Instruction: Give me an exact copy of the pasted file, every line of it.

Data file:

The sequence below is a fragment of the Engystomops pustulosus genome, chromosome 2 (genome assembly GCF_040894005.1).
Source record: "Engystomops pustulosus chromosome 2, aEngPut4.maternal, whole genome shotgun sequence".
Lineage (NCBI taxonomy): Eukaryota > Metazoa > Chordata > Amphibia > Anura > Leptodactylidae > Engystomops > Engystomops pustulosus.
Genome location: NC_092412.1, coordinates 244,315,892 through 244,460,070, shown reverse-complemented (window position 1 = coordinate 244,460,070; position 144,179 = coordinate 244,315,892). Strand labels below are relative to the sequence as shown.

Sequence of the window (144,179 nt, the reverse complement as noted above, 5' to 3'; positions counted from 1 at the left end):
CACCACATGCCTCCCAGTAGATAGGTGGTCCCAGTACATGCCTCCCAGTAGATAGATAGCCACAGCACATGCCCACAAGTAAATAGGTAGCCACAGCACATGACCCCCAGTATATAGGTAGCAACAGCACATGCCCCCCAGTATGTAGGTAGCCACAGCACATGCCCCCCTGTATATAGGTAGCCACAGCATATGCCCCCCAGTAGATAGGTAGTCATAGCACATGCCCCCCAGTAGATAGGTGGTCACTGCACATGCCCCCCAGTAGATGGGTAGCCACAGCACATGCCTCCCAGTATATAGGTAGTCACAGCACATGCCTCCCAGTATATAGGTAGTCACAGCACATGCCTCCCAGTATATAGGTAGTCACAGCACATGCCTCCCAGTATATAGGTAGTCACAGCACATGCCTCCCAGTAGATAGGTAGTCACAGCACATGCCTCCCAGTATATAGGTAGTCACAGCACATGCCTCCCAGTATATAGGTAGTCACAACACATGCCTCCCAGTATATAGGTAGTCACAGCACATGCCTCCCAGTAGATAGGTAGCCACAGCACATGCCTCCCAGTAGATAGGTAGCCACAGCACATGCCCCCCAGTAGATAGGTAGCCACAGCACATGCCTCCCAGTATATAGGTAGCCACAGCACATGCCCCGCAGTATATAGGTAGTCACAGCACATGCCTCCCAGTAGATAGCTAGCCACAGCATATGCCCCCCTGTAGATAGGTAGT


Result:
The sequence below is a fragment of the Engystomops pustulosus genome, chromosome 2 (genome assembly GCF_040894005.1).
Source record: "Engystomops pustulosus chromosome 2, aEngPut4.maternal, whole genome shotgun sequence".
Lineage (NCBI taxonomy): Eukaryota > Metazoa > Chordata > Amphibia > Anura > Leptodactylidae > Engystomops > Engystomops pustulosus.
Genome location: NC_092412.1, coordinates 244,315,892 through 244,460,070, shown reverse-complemented (window position 1 = coordinate 244,460,070; position 144,179 = coordinate 244,315,892). Strand labels below are relative to the sequence as shown.

Sequence of the window (144,179 nt, the reverse complement as noted above, 5' to 3'; positions counted from 1 at the left end):
CACCACATGCCTCCCAGTAGATAGGTGGTCCCAGTACATGCCTCCCAGTAGATAGATAGCCACAGCACATGCCCACAAGTAAATAGGTAGCCACAGCACATGACCCCCAGTATATAGGTAGCAACAGCACATGCCCCCCAGTATGTAGGTAGCCACAGCACATGCCCCCCTGTATATAGGTAGCCACAGCATATGCCCCCCAGTAGATAGGTAGTCATAGCACATGCCCCCCAGTAGATAGGTGGTCACTGCACATGCCCCCCAGTAGATGGGTAGCCACAGCACATGCCTCCCAGTATATAGGTAGTCACAGCACATGCCTCCCAGTATATAGGTAGTCACAGCACATGCCTCCCAGTATATAGGTAGTCACAGCACATGCCTCCCAGTATATAGGTAGTCACAGCACATGCCTCCCAGTAGATAGGTAGTCACAGCACATGCCTCCCAGTATATAGGTAGTCACAGCACATGCCTCCCAGTATATAGGTAGTCACAACACATGCCTCCCAGTATATAGGTAGTCACAGCACATGCCTCCCAGTAGATAGGTAGCCACAGCACATGCCTCCCAGTAGATAGGTAGCCACAGCACATGCCCCCCAGTAGATAGGTAGCCACAGCACATGCCTCCCAGTATATAGGTAGCCACAGCACATGCCCCGCAGTATATAGGTAGTCACAGCACATGCCTCCCAGTAGATAGCTAGCCACAGCATATGCCCCCCTGTAGATAGGTAGT